I think the mods have made it quite clear. When you post a wallpaper view it at its native resolution and look for low quality distortions (whether they be noise or artifacts), and then downscale them from there to make the wallpaper work at a reasonable resolution. From what I've seen in this discussion continued debate will not change their longstanding policy.

  • 20031

    So pissed right now. I wish you could see the person that reported your image for low quality. P.S. Writing a script that reports all pixelated shit

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  • 20039

    404011xz said:

    VincentTL

    I think the mods have made it quite clear. When you post a wallpaper view it at its native resolution and look for low quality distortions (whether they be noise or artifacts), and then downscale them from there to make the wallpaper work at a reasonable resolution. From what I've seen in this discussion continued debate will not change their longstanding policy.

    If it was clear, we wouldn't be having this discussion...

    Unlike most other rules which are indeed pretty clear and explicit, the "spot three artifacts on a black spot" thing seemed to be exclusively the crusade of one specific mod for a long time who always refused to give more details. This thread helped... a little, but it's still not nearly as clear as the "overly sexual rule" which took one post to make clear and understandable for everyone.

    That's also why I'm pretty puzzled. They can and do explain rules clearly. I don't really get it why it's so hard to do here and how is "don't nuke excellent wallpapers because of things you have to zoom in to notice" not common sense. Trying to intimidate someone with a "strength in numbers" approach does not help healthy discussion.

  • 20045

    VincentTL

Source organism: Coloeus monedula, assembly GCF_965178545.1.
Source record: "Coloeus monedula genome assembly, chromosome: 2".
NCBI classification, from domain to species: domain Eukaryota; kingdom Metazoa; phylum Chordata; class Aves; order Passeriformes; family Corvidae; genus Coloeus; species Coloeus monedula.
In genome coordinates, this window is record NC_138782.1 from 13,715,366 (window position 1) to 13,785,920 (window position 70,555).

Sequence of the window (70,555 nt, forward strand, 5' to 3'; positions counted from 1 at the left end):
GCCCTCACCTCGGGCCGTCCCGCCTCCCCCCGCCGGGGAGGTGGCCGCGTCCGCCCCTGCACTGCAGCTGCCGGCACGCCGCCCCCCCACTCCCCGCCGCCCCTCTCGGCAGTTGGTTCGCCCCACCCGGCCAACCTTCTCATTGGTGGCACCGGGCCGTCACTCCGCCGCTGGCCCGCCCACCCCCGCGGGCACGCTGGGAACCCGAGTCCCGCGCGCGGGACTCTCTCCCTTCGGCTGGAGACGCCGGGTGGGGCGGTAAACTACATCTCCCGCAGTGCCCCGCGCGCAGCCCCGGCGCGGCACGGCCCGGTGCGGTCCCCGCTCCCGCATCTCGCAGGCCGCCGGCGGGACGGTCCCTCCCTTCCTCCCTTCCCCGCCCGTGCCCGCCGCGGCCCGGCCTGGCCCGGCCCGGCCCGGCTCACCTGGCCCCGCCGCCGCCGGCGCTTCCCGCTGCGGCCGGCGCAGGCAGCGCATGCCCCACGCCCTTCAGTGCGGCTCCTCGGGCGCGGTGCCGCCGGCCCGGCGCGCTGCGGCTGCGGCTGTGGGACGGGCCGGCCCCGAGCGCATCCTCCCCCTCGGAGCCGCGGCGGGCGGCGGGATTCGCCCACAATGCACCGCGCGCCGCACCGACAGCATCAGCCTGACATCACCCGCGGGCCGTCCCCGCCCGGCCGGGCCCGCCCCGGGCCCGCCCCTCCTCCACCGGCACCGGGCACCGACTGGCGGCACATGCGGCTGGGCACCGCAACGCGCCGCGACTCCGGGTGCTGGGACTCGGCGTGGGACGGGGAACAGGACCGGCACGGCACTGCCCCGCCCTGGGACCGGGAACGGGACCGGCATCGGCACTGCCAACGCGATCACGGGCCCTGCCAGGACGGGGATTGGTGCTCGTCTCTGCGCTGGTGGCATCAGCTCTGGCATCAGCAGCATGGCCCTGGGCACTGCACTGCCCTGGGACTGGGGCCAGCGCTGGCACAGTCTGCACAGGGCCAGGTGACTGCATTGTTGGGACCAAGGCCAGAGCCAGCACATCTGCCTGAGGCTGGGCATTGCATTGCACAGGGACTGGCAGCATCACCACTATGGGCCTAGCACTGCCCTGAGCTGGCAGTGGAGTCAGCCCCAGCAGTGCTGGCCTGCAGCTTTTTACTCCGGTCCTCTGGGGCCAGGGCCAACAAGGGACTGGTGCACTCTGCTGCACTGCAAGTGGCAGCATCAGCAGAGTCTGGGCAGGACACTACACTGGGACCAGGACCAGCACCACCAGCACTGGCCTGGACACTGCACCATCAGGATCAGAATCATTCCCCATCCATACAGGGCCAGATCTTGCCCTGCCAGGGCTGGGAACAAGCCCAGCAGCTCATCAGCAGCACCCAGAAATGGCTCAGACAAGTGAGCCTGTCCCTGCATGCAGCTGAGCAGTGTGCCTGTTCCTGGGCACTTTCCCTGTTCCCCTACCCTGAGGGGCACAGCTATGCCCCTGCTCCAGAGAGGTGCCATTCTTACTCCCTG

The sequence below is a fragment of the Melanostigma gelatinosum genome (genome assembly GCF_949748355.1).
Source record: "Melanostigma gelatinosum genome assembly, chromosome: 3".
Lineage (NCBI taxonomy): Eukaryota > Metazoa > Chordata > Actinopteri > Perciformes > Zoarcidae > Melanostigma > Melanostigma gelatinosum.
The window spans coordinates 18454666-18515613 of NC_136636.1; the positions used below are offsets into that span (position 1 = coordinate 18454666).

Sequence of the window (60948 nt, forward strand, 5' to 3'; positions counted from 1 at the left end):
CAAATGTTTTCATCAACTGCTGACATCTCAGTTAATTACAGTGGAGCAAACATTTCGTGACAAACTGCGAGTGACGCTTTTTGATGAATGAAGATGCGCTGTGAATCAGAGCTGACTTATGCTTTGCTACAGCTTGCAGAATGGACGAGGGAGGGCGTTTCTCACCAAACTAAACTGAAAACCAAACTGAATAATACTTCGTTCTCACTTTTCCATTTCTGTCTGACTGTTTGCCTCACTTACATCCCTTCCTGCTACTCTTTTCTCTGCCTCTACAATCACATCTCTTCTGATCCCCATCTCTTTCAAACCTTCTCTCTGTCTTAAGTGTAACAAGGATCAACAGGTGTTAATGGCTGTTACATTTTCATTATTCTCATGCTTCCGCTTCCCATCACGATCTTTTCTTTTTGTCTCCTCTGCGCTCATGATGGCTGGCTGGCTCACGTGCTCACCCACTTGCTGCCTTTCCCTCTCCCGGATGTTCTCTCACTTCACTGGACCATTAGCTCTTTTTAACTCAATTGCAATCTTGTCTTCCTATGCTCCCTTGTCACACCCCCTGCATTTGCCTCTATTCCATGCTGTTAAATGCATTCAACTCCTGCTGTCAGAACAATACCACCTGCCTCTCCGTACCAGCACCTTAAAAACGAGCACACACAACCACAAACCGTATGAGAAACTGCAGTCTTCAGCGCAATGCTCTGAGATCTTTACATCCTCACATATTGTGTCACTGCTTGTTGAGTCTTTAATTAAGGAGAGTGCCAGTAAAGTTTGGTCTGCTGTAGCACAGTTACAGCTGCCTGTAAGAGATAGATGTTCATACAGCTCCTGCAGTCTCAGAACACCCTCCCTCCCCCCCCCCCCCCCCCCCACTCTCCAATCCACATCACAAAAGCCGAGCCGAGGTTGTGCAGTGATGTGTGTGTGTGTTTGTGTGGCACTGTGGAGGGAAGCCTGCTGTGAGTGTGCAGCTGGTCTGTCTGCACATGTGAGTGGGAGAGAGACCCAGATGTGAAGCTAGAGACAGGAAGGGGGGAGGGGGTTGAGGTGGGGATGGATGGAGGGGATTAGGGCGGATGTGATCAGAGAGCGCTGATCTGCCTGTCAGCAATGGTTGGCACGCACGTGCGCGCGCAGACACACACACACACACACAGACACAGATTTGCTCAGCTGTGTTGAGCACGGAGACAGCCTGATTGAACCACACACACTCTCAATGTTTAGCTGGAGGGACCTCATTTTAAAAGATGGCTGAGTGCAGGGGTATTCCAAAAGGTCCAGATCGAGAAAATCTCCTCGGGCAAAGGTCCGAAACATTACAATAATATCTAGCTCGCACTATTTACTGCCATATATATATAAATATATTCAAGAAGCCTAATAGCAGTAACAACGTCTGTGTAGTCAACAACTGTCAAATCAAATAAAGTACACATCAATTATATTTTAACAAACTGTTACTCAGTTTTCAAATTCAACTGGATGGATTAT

My comment on them being quite clear is in reference to their posts above my previous comment. What I stated in my last sentence was in reference to your previous comment continuing to argue against their deletion of wallpapers with various artifacts. Basically, as I've said, continuing to debate this will not change their policy.

  • 20047

    404011xz

    I'm asking them to clarify it, not change it. You seem to know a lot, so you could shed some light.

    They encouraged discussion in the thread discussing the "overly sexual" rule. I'm trying to have a civilised discussion here and apparently it's getting shut down because someone doesn't like it.

    Anyway, I guess this is a waste of time.

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  • 20051

    VincentTL said:

    404011xz

    I'm asking them to clarify it, not change it. You seem to know a lot, so you could shed some light.

    They encouraged discussion in the thread discussing the "overly sexual" rule. I'm trying to have a civilised discussion here and apparently it's getting shut down because someone doesn't like it.

    Anyway, I guess this is a waste of time.

    I just want to know the name of the person that took down my pictures.

  • 20052

    vjeko: I restored your one and only deleted wallpaper just to let other users to see it and judge it (I will remove it again tomorrow).

    [6kwz67]

  • 20054

    Seems like a fair amount of noise to me.

  • 20055

    Looks like film grain. Literally tons of high quality pre-digital photos have it, just look at a National Geographic from the 70's or 80's. I say restore.

  • 20056

    RightHandZero said:

    Looks like film grain. Literally tons of high quality pre-digital photos have it, just look at a National Geographic from the 70's or 80's. I say restore.

    Film grains were fine in the 70's and 80's when cameras were of a lower quality, but this is 2019 so a certain level of quality should be taken into account.